The many components of the project that will extend from 58th Street west to Park Street have three categorical themes: streetscape design, water main replacement and branding, according to planning documentation.
In the design category, choices can affect street lighting, medians and their plantings, the number of lanes along with their widths for multimodal access like bicycles, and motor vehicle operating speeds.
“Traffic signal timing is an art form,” said consultant Margaret Kubilins, of VHB of Tampa, who made a presentation at a Monday, October 29 public meeting about the project. “Median landscaping really makes a difference” in traffic speeds. The goal is “instead of a speedway, make traffic flow more of a line dance.”
Specifically, curbs and curb ramps along with sidewalks and driveways will be reconstructed to be safer and compliant with the American with Disabilities Act (ADA), she said. Span wires and new mast arm traffic signal poles will be installed at three major intersections. Crosswalks will be enhanced at four intersections.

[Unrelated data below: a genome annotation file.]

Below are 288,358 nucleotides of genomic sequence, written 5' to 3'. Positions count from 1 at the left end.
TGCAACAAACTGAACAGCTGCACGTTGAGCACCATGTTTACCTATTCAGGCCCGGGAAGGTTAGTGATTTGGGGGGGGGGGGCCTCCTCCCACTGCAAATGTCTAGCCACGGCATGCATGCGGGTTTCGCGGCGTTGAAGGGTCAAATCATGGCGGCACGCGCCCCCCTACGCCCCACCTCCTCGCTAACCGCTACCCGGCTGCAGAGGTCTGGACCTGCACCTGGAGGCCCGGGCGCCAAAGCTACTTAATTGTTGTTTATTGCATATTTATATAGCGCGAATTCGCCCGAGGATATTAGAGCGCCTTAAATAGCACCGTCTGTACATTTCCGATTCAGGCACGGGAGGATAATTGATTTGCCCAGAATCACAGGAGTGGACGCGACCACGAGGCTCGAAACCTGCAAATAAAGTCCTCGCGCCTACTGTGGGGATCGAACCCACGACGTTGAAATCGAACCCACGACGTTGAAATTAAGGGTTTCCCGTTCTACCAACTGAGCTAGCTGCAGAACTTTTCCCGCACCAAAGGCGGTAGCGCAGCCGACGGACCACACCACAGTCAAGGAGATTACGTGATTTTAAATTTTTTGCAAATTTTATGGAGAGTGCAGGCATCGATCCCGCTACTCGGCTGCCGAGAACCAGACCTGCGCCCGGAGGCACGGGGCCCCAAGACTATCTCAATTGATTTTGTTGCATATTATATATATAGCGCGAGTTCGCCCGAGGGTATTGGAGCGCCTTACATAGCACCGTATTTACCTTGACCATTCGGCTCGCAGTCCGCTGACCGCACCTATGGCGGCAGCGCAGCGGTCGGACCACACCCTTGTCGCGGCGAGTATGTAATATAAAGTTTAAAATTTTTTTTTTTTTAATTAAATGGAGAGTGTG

Concurrent with the district upgrades, the city of St. Petersburg will also be replacing the local water main lines, which are past their 50-year lifespan, with a new eight-inch waterline along the northern edge of the roadway, said Kubilins.
This means “80 to 90 percent of the blue water mains will be relocated underground. They’re an eye sore,” said Evan Birk, a civil engineer in the city’s Engineering and Capital Improvements Department who is also serving as the project manager of the streetscape upgrades.
Branding choices are mostly for future projects and can include esthetics like paint colors, pole banner graphics or a mural on the Pinellas Trail’s pedestrian bridge over South Pasadena Avenue just below Central Avenue, said Kubilins.
According to the city’s website, the construction will begin in late 2019 and will take about one year to complete.
To participate in the project’s second online public survey, which opens Tuesday, December 4 and closes Friday, December 14, visit a link that will be provided on the website: stpete.org/public_works/west_central_ave_streetscape.php.
The changes are all part of a municipal master revitalization plan approved in 2012 with the goal of creating a “unified vision for Central Avenue that allows the individual districts to develop and maintain their unique identities.” The Central Arts, Edge and Grand Central Districts have already been completed.
If you are interested in the scope of the entire 2012 redevelopment plan for Central Avenue, which is also known as Pinellas County Road 150, visit stpete.org/oldsite/economic_development_dept/redevelopment_initiatives/docs/Central_Avenue_Revitalization_Plan___Final.pdf
The Penny for Pinellas sales tax initiative and the city’s Water Resources Department provide funding for the upgrades.
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